Turbines should pop up at brisk pace in Kansas.
As wind whipped through southwest Kansas Friday, it brought with it a report that was no surprise in singling out Kansas for strides in one area of energy development.
The American Wind Energy Association report showed the Sunflower State leading the nation in the number of wind turbines under construction. The wind industry's fourth-quarter report had Kansas with 663 turbines under construction, and the state atop the nationwide construction list with more than 1,188 megawatts of wind power scheduled to come on line this year.
Kansas also ranked 14th in installed wind power generation — with plenty of momentum to climb that list.
The ample supply of wind in Kansas — ranked second among windiest states, with Texas first — wasn't the only driving force in new turbines, however, as a federal production tax credit helped fuel those projects here and beyond.
Companies receive a 2.2-cent per kilowatt-hour benefit for the first 10 years of a renewable energy facility's operation. A $2.5 billion annual investment through those tax credits may sound pricey, but still makes sense as a way to help diversify the nation's energy portfolio and create jobs the country needs.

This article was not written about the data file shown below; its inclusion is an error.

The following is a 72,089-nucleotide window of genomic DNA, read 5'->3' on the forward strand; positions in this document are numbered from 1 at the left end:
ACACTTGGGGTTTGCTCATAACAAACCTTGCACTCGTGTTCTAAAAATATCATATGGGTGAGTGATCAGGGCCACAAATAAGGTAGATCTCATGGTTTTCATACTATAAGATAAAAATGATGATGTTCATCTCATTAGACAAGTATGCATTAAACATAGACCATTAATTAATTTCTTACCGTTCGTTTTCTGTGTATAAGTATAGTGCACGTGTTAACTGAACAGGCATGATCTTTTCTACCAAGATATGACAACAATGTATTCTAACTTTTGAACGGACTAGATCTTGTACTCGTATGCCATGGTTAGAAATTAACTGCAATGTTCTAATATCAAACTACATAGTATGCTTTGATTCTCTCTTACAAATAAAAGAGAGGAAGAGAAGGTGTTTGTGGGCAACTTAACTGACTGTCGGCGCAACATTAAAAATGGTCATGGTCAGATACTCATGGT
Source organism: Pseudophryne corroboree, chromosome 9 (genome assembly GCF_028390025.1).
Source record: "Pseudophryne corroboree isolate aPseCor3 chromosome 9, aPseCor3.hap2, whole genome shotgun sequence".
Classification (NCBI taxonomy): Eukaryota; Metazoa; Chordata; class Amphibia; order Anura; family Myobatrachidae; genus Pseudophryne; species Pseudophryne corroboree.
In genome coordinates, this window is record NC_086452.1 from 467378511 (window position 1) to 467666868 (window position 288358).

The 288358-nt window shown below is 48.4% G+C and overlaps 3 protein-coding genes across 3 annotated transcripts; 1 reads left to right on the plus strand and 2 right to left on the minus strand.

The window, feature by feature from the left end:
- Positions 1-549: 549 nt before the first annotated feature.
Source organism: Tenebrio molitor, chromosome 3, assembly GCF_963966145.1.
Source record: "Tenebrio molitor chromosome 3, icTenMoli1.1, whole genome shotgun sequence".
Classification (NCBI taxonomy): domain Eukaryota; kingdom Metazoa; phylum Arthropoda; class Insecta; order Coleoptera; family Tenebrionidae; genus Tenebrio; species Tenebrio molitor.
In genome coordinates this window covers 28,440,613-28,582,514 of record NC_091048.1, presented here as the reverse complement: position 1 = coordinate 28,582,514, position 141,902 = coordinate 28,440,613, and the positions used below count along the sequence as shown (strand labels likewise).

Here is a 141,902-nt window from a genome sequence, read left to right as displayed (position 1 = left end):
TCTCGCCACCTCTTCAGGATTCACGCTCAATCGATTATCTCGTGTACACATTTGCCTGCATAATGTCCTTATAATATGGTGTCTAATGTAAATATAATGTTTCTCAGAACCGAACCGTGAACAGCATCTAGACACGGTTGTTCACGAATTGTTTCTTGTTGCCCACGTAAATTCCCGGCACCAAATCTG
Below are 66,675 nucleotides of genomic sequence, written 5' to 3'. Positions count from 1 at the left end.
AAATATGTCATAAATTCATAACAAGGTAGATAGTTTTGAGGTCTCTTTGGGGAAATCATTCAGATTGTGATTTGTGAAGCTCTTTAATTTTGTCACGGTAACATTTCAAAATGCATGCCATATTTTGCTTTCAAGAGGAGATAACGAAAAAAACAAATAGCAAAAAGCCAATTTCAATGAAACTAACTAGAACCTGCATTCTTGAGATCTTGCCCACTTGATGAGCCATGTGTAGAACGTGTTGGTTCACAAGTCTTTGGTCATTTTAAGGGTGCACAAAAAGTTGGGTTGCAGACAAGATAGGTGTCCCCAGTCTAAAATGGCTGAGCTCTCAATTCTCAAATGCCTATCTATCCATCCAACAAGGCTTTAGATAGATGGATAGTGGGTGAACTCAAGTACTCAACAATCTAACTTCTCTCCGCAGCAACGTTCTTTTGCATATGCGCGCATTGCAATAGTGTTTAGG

The tax credit is set to expire at the end of 2012, and Congress shouldn't let the gridlock of partisan politics stand in the way of its renewal.
That said, we know that even as Kansas took the lead in wind turbines under construction, some Kansans — in this region in particular — have remained lukewarm to wind energy development as a Sunflower Electric Power Corp. plant fueled by coal stands ready for expansion in Holcomb.
But pursuing wind doesn't have to mean downplaying coal-fired energy. It's worth noting that the proposed project at Holcomb also includes provisions for wind, biomass and transmission development that would help promote renewable energy development in western and central Kansas.
This state needs a diversified energy strategy that incorporates wind and other renewable sources, without shortchanging plans to build on existing reliable and affordable sources of power — all of which promise to create jobs, fuel local economies and help meet the growing demand for energy.